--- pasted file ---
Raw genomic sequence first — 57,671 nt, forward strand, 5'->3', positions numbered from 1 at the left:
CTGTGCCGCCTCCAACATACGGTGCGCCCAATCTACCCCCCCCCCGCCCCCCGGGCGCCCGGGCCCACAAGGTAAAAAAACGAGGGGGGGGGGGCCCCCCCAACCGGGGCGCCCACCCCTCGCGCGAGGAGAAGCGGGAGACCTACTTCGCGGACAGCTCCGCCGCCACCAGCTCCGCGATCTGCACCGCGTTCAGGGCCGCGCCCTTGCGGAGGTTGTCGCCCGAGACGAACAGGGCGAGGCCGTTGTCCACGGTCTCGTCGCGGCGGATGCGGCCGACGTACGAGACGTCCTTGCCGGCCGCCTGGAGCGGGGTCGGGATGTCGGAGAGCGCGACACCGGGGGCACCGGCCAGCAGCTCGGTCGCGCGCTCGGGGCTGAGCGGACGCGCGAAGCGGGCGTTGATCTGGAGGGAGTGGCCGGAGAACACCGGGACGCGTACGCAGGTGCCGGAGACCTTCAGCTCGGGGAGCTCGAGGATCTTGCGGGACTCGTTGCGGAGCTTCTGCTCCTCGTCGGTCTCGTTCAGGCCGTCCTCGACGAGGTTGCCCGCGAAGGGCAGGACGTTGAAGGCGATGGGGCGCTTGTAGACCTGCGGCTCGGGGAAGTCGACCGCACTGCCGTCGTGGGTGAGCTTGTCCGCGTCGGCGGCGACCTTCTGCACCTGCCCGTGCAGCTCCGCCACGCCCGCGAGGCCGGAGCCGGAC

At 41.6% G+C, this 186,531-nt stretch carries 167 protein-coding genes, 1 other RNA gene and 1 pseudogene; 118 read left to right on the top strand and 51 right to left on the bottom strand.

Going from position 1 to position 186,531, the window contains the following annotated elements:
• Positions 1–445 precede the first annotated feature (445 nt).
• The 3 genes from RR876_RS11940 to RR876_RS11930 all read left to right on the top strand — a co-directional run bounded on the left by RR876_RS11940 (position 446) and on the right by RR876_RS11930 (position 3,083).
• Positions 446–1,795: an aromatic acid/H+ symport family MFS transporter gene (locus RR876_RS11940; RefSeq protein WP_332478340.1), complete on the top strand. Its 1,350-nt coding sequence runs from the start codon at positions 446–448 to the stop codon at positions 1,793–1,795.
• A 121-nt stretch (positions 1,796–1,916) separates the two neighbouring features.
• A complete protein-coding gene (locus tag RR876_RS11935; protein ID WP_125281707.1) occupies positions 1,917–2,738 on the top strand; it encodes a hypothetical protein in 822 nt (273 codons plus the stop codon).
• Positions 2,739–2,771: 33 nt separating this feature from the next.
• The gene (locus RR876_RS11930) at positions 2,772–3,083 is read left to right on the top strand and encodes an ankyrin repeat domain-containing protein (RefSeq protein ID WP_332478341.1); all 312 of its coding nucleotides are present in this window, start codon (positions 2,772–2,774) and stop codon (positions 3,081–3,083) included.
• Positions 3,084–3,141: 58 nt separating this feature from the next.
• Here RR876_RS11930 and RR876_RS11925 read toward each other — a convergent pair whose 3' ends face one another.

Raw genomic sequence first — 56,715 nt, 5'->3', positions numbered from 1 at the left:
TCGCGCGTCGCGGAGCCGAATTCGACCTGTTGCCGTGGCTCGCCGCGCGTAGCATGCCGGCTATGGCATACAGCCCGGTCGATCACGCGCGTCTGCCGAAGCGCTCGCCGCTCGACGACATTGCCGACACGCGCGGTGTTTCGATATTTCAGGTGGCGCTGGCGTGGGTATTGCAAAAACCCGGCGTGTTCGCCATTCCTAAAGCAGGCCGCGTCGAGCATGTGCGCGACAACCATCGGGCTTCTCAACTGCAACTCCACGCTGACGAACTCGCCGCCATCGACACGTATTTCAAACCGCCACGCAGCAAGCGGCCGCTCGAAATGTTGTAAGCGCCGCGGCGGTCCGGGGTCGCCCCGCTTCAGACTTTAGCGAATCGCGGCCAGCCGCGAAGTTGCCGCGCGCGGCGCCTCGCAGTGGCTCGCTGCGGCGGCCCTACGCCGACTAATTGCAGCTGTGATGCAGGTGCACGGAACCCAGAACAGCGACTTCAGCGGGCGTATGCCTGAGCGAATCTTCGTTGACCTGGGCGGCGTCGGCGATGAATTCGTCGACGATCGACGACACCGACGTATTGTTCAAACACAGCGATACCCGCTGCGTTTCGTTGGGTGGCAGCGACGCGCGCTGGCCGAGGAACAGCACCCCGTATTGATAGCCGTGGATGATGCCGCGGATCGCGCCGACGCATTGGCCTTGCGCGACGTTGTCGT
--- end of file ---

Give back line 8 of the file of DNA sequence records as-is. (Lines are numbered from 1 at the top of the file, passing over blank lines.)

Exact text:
• A 121-nt stretch (positions 1,796–1,916) separates the two neighbouring features.